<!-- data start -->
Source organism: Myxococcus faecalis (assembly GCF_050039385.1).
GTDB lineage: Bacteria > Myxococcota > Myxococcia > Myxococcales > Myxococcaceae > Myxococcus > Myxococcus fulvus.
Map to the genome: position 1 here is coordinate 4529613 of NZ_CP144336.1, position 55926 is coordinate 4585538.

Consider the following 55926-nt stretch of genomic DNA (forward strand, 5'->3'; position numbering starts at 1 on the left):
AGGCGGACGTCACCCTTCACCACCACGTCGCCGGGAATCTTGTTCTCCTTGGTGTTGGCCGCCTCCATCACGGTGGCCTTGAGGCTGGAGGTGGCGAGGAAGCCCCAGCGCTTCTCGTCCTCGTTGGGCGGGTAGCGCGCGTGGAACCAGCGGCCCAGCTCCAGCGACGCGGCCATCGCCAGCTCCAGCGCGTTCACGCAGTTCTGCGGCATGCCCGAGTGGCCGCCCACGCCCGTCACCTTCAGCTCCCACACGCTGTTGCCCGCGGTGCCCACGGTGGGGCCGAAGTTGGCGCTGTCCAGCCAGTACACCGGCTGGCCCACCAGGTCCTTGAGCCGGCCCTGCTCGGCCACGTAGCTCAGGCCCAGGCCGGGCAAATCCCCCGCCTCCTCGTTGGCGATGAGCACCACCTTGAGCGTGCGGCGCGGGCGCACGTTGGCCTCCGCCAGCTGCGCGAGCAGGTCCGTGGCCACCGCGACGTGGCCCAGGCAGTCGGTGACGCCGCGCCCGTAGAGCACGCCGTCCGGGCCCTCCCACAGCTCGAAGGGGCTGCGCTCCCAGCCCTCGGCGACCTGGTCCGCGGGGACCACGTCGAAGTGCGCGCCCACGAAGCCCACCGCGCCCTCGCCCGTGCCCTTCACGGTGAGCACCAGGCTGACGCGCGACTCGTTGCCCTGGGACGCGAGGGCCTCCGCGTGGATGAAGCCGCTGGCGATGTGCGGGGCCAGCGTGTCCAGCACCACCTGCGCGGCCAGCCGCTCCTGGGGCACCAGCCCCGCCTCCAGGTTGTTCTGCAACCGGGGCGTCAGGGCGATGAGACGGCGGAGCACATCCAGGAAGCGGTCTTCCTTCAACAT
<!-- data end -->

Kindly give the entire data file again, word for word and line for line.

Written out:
Source organism: Myxococcus faecalis (assembly GCF_050039385.1).
GTDB lineage: Bacteria > Myxococcota > Myxococcia > Myxococcales > Myxococcaceae > Myxococcus > Myxococcus fulvus.
Map to the genome: position 1 here is coordinate 4529613 of NZ_CP144336.1, position 55926 is coordinate 4585538.

Consider the following 55926-nt stretch of genomic DNA (forward strand, 5'->3'; position numbering starts at 1 on the left):
AGGCGGACGTCACCCTTCACCACCACGTCGCCGGGAATCTTGTTCTCCTTGGTGTTGGCCGCCTCCATCACGGTGGCCTTGAGGCTGGAGGTGGCGAGGAAGCCCCAGCGCTTCTCGTCCTCGTTGGGCGGGTAGCGCGCGTGGAACCAGCGGCCCAGCTCCAGCGACGCGGCCATCGCCAGCTCCAGCGCGTTCACGCAGTTCTGCGGCATGCCCGAGTGGCCGCCCACGCCCGTCACCTTCAGCTCCCACACGCTGTTGCCCGCGGTGCCCACGGTGGGGCCGAAGTTGGCGCTGTCCAGCCAGTACACCGGCTGGCCCACCAGGTCCTTGAGCCGGCCCTGCTCGGCCACGTAGCTCAGGCCCAGGCCGGGCAAATCCCCCGCCTCCTCGTTGGCGATGAGCACCACCTTGAGCGTGCGGCGCGGGCGCACGTTGGCCTCCGCCAGCTGCGCGAGCAGGTCCGTGGCCACCGCGACGTGGCCCAGGCAGTCGGTGACGCCGCGCCCGTAGAGCACGCCGTCCGGGCCCTCCCACAGCTCGAAGGGGCTGCGCTCCCAGCCCTCGGCGACCTGGTCCGCGGGGACCACGTCGAAGTGCGCGCCCACGAAGCCCACCGCGCCCTCGCCCGTGCCCTTCACGGTGAGCACCAGGCTGACGCGCGACTCGTTGCCCTGGGACGCGAGGGCCTCCGCGTGGATGAAGCCGCTGGCGATGTGCGGGGCCAGCGTGTCCAGCACCACCTGCGCGGCCAGCCGCTCCTGGGGCACCAGCCCCGCCTCCAGGTTGTTCTGCAACCGGGGCGTCAGGGCGATGAGACGGCGGAGCACATCCAGGAAGCGGTCTTCCTTCAACAT